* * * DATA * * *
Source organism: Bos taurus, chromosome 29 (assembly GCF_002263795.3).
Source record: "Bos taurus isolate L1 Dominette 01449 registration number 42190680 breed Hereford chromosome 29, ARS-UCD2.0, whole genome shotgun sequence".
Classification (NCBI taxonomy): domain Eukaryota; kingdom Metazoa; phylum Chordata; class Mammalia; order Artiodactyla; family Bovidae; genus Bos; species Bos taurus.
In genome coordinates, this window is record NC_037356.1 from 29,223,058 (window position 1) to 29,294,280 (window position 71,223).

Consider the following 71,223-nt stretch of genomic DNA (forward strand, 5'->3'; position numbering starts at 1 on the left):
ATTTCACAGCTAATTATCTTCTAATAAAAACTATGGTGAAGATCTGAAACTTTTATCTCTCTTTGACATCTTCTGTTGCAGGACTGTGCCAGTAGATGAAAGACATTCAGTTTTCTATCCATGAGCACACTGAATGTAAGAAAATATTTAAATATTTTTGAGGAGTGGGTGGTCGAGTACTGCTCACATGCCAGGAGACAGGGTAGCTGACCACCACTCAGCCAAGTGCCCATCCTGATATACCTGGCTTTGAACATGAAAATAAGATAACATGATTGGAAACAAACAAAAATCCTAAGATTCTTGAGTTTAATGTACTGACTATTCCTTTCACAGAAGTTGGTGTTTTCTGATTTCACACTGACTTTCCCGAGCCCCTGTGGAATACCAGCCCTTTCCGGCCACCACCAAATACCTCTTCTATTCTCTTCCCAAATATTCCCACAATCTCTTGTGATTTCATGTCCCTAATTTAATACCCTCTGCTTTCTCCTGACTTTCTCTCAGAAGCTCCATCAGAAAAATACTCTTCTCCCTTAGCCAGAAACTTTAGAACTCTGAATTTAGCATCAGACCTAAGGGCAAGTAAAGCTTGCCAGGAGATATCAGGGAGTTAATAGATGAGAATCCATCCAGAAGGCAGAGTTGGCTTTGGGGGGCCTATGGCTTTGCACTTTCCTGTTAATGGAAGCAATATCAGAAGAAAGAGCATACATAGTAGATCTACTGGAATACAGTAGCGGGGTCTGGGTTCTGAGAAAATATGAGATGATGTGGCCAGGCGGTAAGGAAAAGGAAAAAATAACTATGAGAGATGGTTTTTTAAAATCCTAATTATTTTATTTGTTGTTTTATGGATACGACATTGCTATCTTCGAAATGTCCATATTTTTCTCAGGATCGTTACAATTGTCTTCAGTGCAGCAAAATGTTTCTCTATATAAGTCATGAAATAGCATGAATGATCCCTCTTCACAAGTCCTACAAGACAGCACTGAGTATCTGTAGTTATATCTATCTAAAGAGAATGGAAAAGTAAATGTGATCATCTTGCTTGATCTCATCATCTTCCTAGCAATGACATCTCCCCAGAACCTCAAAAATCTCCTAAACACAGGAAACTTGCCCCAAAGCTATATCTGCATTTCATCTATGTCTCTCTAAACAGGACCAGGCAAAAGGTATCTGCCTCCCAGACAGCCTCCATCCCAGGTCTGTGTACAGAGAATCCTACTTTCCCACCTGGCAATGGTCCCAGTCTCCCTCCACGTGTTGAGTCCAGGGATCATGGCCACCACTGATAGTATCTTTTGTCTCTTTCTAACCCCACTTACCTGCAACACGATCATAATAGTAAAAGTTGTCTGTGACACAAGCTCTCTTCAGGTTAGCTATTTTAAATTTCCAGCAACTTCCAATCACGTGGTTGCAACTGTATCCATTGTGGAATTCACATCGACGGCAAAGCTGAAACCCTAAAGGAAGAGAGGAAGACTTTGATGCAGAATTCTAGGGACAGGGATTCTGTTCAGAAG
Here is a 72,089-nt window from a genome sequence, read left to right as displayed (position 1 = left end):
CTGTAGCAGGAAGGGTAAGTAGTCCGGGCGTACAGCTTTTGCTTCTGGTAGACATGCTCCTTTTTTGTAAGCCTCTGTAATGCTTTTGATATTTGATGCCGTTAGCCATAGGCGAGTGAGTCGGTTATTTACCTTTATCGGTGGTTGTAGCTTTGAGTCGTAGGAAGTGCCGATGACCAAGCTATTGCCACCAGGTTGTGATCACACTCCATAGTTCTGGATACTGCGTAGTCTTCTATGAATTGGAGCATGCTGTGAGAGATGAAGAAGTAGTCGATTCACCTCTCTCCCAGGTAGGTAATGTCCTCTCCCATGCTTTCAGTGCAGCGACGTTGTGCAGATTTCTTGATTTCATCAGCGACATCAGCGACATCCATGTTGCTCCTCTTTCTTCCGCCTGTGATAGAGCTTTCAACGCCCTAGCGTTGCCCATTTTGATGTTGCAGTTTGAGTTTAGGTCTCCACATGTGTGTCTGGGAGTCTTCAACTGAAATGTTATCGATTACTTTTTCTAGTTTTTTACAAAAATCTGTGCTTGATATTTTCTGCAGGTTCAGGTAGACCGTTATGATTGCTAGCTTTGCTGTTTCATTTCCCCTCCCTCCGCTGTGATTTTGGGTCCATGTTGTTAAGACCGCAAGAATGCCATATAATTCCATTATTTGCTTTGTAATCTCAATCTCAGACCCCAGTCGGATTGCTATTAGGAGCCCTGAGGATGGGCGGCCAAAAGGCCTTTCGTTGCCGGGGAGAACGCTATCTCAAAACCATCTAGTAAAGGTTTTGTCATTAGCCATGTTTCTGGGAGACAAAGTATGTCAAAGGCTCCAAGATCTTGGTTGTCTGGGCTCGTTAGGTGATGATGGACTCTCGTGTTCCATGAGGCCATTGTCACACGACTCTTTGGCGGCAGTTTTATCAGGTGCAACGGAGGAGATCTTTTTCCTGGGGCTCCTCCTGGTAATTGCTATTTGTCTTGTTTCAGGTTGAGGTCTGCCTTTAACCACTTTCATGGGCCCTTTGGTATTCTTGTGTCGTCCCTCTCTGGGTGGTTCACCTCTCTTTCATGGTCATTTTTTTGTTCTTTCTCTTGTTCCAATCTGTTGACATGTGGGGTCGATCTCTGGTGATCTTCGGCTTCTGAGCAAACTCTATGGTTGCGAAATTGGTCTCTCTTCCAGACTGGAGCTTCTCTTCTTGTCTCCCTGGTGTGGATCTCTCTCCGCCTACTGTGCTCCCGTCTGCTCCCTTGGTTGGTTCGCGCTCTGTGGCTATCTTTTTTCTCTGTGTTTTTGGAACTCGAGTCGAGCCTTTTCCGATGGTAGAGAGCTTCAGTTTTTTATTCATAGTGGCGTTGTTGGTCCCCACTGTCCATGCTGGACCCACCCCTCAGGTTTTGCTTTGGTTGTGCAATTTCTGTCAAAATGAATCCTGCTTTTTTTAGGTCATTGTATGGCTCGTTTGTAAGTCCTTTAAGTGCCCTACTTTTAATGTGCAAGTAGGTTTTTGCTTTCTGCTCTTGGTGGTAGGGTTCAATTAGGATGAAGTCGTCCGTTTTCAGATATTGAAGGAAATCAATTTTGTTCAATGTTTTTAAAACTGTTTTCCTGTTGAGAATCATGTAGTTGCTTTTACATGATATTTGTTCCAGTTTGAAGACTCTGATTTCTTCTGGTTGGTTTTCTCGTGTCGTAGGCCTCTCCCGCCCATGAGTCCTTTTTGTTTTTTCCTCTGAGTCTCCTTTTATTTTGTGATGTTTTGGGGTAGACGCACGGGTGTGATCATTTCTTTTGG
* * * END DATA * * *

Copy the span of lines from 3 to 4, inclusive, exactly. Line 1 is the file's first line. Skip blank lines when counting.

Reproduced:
Classification (NCBI taxonomy): domain Eukaryota; kingdom Metazoa; phylum Chordata; class Mammalia; order Artiodactyla; family Bovidae; genus Bos; species Bos taurus.
In genome coordinates, this window is record NC_037356.1 from 29,223,058 (window position 1) to 29,294,280 (window position 71,223).